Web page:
How to Get the Maximum Returns Out of Your Portfolio

Jason is a member of The Motley Fool Blog Network -- entries represent the personal opinion of the blogger and are not formally edited.

According to Mark Hulbert, investors collectively spend around $100 billion a year trying to beat the market. This includes fees charged by active mutual funds, hedge funds, and active ETF's. Unfortunately, for those investors, active funds have woefully underperformed the market. 

In 2012, 66% of all U.S. equity mutual funds underperformed when matched against the S&P. In 2011, 84% underperformed. The hedge fund industry isn't doing any better. The average hedge fund has underperformed the index over the past four years and the first half of this year as well.

The active part plays a big part in the underperformance  Active funds trade in and out of positions which generally generates slippage. Some of the trading may be short-term and subject to higher capital gains tax. Finally, fund managers may be subjected to the same emotions such as fear and greed that cause the average investor to sell during market panics and buy at market tops.

For most investors, a better bet would be to buy low cost passive index ETFs. Below are three good 'passive' choices.

The S&P 500 ETF

SPDR S&P 500 (NYSEMKT: SPY) is the ETF for the S&P 500, or the largest 500 domestic companies as determined by Standard & Poor's. Since it is a reflection of the S&P, the ETF is very diversified and broadly represents the U.S. economy as a whole. With the U.S. economy recovering, housing booming, and corporations starting to hire, the future for the S&P ETF looks bright. The past returns for SPDR S&P 500 ETF are not too shabby either. The ETF has had a three-year performance of 18.25%, five-year performance of 6.92%, and 10-year performance of 7.19%. It has a dividend yield of 2%, an annual fee of only 0.09%, and has generated returns of almost 20% year to date.

The Dividend Aristocrat ETF 

Another good choice for the passive investor is the SPDR S&P Dividend (NYSEMKT: SDY).

According to the investment manager SSgA Funds, the ETF is:

"SPDR S&P Dividend ETF seeks to closely match the returns and characteristics of the S&P High Yield Dividend Aristocrats Index (the Index). The Index is designed to measure the performance of the 60 highest dividend yielding S&P Composite 1500 Index constituents that have followed a managed-dividends policy of consistently increasing dividends every year for at least 25 consecutive years. "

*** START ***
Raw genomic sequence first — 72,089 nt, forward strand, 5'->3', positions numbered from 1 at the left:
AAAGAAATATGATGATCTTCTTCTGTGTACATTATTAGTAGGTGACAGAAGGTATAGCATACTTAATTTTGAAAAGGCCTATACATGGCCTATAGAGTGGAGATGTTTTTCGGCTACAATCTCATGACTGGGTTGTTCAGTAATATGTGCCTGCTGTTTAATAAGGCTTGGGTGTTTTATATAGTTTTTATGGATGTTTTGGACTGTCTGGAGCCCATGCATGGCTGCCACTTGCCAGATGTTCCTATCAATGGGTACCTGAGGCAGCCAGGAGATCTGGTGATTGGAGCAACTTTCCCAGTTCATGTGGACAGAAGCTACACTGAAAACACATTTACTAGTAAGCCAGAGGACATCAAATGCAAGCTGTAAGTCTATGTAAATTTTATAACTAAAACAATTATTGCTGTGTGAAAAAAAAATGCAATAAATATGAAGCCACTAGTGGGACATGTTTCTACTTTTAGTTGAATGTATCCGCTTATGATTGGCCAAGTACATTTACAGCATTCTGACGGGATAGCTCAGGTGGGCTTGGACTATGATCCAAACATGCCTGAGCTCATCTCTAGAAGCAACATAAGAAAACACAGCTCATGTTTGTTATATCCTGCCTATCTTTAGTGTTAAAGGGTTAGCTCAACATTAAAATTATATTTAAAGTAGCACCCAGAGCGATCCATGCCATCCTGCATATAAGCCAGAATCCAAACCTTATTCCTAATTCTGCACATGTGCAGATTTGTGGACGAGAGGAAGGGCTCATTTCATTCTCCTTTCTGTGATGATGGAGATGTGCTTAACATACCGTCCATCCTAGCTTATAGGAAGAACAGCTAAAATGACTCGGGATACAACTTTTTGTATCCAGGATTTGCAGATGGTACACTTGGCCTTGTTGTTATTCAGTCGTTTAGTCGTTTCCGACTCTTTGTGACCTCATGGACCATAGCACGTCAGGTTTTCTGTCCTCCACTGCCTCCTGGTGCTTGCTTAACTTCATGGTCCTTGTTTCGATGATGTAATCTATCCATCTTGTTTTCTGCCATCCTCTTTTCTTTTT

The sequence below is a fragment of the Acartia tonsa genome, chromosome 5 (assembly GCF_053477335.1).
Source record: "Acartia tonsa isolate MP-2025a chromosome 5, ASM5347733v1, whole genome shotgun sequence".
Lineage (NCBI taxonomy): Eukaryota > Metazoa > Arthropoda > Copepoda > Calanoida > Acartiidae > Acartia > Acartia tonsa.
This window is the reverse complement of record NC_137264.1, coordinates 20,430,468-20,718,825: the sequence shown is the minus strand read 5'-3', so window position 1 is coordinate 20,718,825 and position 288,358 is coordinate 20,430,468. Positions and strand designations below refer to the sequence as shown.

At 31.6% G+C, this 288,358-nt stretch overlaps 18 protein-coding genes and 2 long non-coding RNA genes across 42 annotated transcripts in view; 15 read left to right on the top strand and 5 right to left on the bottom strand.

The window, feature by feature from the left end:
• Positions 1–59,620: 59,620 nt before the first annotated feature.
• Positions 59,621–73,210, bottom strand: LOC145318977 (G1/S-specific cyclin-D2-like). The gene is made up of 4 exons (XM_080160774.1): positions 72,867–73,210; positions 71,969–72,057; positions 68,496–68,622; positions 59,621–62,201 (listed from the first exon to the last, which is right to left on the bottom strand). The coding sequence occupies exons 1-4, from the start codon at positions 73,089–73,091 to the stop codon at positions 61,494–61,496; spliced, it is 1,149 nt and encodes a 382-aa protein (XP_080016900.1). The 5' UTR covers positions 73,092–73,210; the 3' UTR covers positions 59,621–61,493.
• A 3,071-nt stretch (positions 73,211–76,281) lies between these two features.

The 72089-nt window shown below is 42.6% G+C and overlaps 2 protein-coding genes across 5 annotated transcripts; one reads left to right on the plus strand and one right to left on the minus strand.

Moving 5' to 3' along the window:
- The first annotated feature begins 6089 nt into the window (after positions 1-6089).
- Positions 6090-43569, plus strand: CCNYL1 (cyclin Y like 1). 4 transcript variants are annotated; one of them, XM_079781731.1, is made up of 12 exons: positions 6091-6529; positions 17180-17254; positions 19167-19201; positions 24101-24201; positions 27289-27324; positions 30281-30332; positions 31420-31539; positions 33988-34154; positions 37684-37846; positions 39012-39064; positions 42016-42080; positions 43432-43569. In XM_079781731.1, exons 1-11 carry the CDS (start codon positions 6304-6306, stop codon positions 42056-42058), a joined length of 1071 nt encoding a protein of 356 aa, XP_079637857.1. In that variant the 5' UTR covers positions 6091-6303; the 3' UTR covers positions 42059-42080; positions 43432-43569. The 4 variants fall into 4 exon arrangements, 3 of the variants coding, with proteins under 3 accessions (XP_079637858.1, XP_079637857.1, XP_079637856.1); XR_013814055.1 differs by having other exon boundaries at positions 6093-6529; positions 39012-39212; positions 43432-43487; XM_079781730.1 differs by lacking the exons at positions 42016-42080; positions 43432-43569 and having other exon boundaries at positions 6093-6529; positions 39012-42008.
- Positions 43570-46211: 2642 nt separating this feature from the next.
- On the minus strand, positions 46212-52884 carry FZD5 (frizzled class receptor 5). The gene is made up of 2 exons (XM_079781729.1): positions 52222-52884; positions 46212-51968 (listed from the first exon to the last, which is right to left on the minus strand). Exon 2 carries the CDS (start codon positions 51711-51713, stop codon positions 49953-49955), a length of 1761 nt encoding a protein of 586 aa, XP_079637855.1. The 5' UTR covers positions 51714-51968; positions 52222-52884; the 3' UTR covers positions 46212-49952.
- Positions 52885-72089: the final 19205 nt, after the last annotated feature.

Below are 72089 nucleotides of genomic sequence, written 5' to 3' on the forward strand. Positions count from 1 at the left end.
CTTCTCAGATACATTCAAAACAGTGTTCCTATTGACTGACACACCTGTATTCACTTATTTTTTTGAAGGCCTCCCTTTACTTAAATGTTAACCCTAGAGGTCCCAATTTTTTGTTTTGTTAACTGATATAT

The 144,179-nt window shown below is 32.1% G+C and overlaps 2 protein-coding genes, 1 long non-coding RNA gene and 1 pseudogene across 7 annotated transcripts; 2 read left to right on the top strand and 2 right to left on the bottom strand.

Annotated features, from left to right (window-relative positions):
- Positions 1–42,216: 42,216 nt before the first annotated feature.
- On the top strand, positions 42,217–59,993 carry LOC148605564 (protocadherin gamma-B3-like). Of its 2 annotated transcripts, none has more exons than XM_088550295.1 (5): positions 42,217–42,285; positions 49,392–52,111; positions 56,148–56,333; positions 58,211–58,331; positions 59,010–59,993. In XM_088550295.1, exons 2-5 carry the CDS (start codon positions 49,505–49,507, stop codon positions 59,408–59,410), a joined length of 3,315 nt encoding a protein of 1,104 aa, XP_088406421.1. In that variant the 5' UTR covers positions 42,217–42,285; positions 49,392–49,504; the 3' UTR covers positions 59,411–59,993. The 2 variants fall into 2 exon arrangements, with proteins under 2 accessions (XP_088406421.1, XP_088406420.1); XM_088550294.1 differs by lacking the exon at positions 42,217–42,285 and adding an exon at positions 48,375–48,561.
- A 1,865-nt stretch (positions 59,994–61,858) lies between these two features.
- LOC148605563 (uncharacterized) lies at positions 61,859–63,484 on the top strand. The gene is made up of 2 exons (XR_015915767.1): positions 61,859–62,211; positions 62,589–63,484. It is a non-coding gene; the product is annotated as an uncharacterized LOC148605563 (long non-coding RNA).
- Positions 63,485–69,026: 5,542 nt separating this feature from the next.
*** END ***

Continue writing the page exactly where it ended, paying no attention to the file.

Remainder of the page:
Purchasing the Dividend Aristocrats index has historically been a good strategy. The companies in the Dividend Aristocrat index are generally great companies with large moats, pricing power, and sustainable durable advantages such as Johnson & Johnson or Proctor & Gamble. The index has beaten the S&P 500 over the past 25 years by an annualized 2.7%, and has experienced only 80% of the volatility.

Dividend Aristocrat stocks greatly outperform in market downturns and keep up when the economy is doing well. For example, in 2008, while the general market fell by 37%, the Dividend Aristocrat index fell only 22%. The ETF has a dividend yield of 2.5%, an annual fee of only 0.35%, and has generated returns of almost 30% year to date.

The Oracle of Omaha

Lastly, investing in Berkshire Hathaway (NYSE: BRK-B) would be a great choice. Warren Buffett has shown that he can beat the market. $10,000 invested in Berkshire in 1965 would be $60 million today. Berkshire is well diversified with divisions in everything from railroads to chemicals to insurance companies. Many of those companies and Berkshire portfolio investments are defensively positioned, have sustainable durable advantages, and wide, growing moats. They could be on autopilot in case Buffett decides to retire and still do well. 

The future for Berkshire looks bright, as well. Buffett's chosen investment successors, Todd Combs and Ted Weschler, have been outperforming the index and beating the Oracle of Omaha himself. If Buffett's investment mangers should fail to live up to the Oracle of Omaha's track record, Berkshire Hathaway might still do well. Many of the divisions such as Burlington Northern Railroad and Lubrizol are proxies for the U.S. economy, and would probably do well as the economy expands. Analysts, on average, expect Berkshire to grow earnings at a 5.4% rate going forward for the next five years. While it has no dividend, Berkshire stock has returned over 30% year to date.

Conclusion

Generally speaking, active investing is not a sure way to make money. Investors do not always get what they pay for. The safer bet is to invest in passive, low cost, and diversified ETF's such as SPDR S&P 500 ETF Trust or SPDR S&P Dividend. Another good bet is to invest with someone who has done it all before, Warren Buffett's Berkshire Hathaway. With the U.S. economy gaining strength, riding low cost passive ETF's and Berkshire Hathaway may be a good bet.

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Jason Bond has no position in any stocks mentioned. The Motley Fool recommends Berkshire Hathaway. The Motley Fool owns shares of Berkshire Hathaway. Try any of our Foolish newsletter services free for 30 days. We Fools may not all hold the same opinions, but we all believe that considering a diverse range of insights makes us better investors. The Motley Fool has a disclosure policy. Is this post wrong? Click here. Think you can do better? Join us and write your own!

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